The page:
Three years ago, when an unknown Stanford engineering doctoral candidate was scrambling to come up with a summer school project, he didn’t imagine he’d come up with a device that could revolutionize the way blind people work on computers. His invention was to draw a storm of media attention from news outlets as diverse as Wired, the BBC and Viet Nam Television.
Sohan Dharmaraja was preparing to be a mentor at the Army High Performance Computing Research Center at Stanford. This year organizers asked that students do something different with a tablet. Dharmaraja came up with the idea of creating a tablet that would be accessible to blind people.
“In looking for a project, I went to Stanford’s Office of Accessible Education and realized there was a missing piece of the puzzle, when it came to touchscreen technology for the blind,” Dharmaraja said in an email to Not Impossible Now. “It’s a great feeling to think our work has the potential to connect and empower people, something their sighted counterparts may take for granted.”
Dharmaraja worked with Adrian Lew, a Stanford associate professor of mechanical engineering, and Adam Duran, a senior at New Mexico State University, to build a prototype flat screen Brailler. Lew says the chance to create an app that can affect so many lives is exciting.
“It is a powerful motivation, and it drives much of the energy we are investing in this project,” Lew said in an email to Not Impossible Now. “We, as in Sohan and I, see the creation of iBrailler Notes as our way of doing social entrepreneurship, and we like that.”
IBrailler Notes uses eight keys, one for each finger. What’s different about iBrailler is that the keys form around the fingertips when they’re placed on the screen. If a user loses his way, he simply lifts his fingers from the screen and places them down again, Stanford University media relations points out.
The iBrailler also has an easy undo/redo function that requires a simple clockwise or counterclockwise twist of a single fingertip across that glass. Google is one click. A blind user can cut, copy and paste on the device.
Dharmaraja and his team had to learn Braille at the start of the project, Stanford University says. It’s a relatively simple code with each character made up of variations of six bumps. There are 63 possible characters, enough for the alphabet, 10 digits and various symbols. Lew gives an example of how it works.
“You type ‘a’ by tapping with your left index finger and ‘b’ with your left index and left middle fingers simultaneously,” Lew said in an email.
The researchers had finished a rough prototype for the iBrailler Notes by the end of summer school, when the media picked up on the story. Dharmaraja finished his doctorate and returned to his native Sri Lanka, where he opened a company, iBrailler LLC, to test the app and oversee its development. He and Lew continued to work closely together — via Skype, What’s App, Google Hangout and online telegrams, among other Internet programs — to perfect the app. They say the finished product is far superior to the prototype.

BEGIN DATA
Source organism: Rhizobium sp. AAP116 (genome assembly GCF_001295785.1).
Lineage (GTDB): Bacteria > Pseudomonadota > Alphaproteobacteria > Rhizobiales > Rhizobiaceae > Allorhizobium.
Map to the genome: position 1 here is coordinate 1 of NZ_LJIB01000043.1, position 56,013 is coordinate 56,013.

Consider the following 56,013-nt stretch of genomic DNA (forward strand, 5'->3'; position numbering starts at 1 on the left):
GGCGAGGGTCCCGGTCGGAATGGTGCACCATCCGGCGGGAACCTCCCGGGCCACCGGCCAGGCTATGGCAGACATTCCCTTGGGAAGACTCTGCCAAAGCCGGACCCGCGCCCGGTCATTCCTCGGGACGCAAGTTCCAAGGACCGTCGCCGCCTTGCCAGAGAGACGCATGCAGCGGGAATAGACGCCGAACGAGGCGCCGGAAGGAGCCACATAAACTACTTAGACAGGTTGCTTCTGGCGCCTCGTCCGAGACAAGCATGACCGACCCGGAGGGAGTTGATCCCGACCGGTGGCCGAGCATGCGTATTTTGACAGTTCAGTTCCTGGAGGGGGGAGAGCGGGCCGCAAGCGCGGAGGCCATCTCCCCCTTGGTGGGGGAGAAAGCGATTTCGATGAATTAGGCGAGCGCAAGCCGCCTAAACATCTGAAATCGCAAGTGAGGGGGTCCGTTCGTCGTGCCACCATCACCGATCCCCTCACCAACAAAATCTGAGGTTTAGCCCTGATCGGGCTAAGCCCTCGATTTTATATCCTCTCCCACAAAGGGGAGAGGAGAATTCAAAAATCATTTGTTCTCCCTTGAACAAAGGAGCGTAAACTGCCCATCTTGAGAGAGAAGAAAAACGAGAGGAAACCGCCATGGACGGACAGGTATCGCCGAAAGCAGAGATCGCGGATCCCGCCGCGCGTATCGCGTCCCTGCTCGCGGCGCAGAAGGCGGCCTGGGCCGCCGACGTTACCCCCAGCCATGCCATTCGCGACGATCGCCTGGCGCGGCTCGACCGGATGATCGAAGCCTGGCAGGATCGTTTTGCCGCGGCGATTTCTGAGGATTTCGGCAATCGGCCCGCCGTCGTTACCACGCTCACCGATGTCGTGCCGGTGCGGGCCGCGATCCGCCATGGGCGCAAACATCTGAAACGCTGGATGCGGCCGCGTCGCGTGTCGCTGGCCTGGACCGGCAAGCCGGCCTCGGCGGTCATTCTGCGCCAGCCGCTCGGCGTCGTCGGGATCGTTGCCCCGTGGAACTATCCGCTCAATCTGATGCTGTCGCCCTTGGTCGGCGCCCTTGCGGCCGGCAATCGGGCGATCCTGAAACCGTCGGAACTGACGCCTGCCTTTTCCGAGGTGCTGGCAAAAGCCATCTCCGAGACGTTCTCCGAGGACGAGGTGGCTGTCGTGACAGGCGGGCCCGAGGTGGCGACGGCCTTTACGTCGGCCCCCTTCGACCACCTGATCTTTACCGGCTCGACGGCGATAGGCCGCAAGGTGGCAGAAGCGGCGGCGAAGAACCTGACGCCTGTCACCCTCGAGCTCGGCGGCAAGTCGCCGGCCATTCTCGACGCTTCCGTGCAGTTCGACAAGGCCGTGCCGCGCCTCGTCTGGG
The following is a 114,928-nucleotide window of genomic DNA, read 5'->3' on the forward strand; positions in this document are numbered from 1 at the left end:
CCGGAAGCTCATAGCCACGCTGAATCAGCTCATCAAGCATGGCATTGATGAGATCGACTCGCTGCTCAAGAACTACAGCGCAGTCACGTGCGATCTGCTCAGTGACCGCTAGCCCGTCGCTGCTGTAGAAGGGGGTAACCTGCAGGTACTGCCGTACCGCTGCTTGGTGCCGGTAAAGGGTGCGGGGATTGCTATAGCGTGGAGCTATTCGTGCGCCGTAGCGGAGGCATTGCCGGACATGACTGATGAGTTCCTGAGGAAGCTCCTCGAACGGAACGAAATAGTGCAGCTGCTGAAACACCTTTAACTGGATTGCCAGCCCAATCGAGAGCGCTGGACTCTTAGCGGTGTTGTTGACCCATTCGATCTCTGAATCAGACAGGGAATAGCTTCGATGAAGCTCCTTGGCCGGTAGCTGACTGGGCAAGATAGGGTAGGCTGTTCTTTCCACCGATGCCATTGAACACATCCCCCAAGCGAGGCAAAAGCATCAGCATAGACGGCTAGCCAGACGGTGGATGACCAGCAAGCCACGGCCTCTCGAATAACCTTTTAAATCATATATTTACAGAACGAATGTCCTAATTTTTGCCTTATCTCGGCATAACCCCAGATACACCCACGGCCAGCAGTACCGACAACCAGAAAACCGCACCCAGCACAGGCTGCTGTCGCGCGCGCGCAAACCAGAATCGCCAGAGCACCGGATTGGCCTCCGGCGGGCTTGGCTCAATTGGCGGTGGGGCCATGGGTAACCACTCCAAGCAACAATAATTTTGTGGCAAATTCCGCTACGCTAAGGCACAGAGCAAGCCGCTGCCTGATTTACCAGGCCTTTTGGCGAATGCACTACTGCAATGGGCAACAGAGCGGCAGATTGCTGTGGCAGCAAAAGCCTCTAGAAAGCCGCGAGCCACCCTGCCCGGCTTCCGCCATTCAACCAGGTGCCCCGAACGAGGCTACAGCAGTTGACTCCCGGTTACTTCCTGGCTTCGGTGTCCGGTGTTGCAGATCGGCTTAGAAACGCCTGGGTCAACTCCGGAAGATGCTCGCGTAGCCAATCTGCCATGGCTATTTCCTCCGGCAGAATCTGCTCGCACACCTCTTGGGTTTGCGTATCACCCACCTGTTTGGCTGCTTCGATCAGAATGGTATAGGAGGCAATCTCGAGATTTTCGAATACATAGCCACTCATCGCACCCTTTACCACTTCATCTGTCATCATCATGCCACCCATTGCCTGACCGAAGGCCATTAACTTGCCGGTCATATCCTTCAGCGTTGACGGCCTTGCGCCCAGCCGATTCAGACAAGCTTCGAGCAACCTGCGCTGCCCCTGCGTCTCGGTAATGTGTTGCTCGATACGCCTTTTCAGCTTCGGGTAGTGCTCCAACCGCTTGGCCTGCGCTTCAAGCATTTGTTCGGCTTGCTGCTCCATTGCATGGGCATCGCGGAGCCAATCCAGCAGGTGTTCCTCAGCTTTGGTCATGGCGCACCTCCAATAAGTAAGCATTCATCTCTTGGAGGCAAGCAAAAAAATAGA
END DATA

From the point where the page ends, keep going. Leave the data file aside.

“During our testing, seeing the smile on the users’ faces, when they realized they can for the first time type quickly and efficiently was really incredible,” Dharmaraja said in an email.
Traditional Braille writers come in a variety of models and can run more than $6,000 dollars, Dharmaraja says. They’re bulky and have fewer functions than the iBrailler. All that is required for an iBrailler is an iPad and an app.
Since January, a free test version of the iBrailler app has been available on the app store. It lets users test the typing features so they know whether they can comfortably type and edit it with it. The free version doesn’t allow for sharing what’s written and limits the numbers of notes and characters in each note. For $39.99, users are allowed unlimited writing and sharing through Dropbox, email, clipboard or opening the note in another app.
Dharmaraja says he and Lew are still working to improve the iBrailler Notes.
“We want to continuously improve the typing experience on touchscreen devices for the visually impaired so we want to develop relationships with our users and testers,” Dharmaraja said in an email. “Any and all feedback will help us build to a truly useful platform of tools for the visually impaired on touchscreen devices.”
Learn more about iBrailler Notes at their website.
Top screenshot courtesy of iBrailler Notes’ website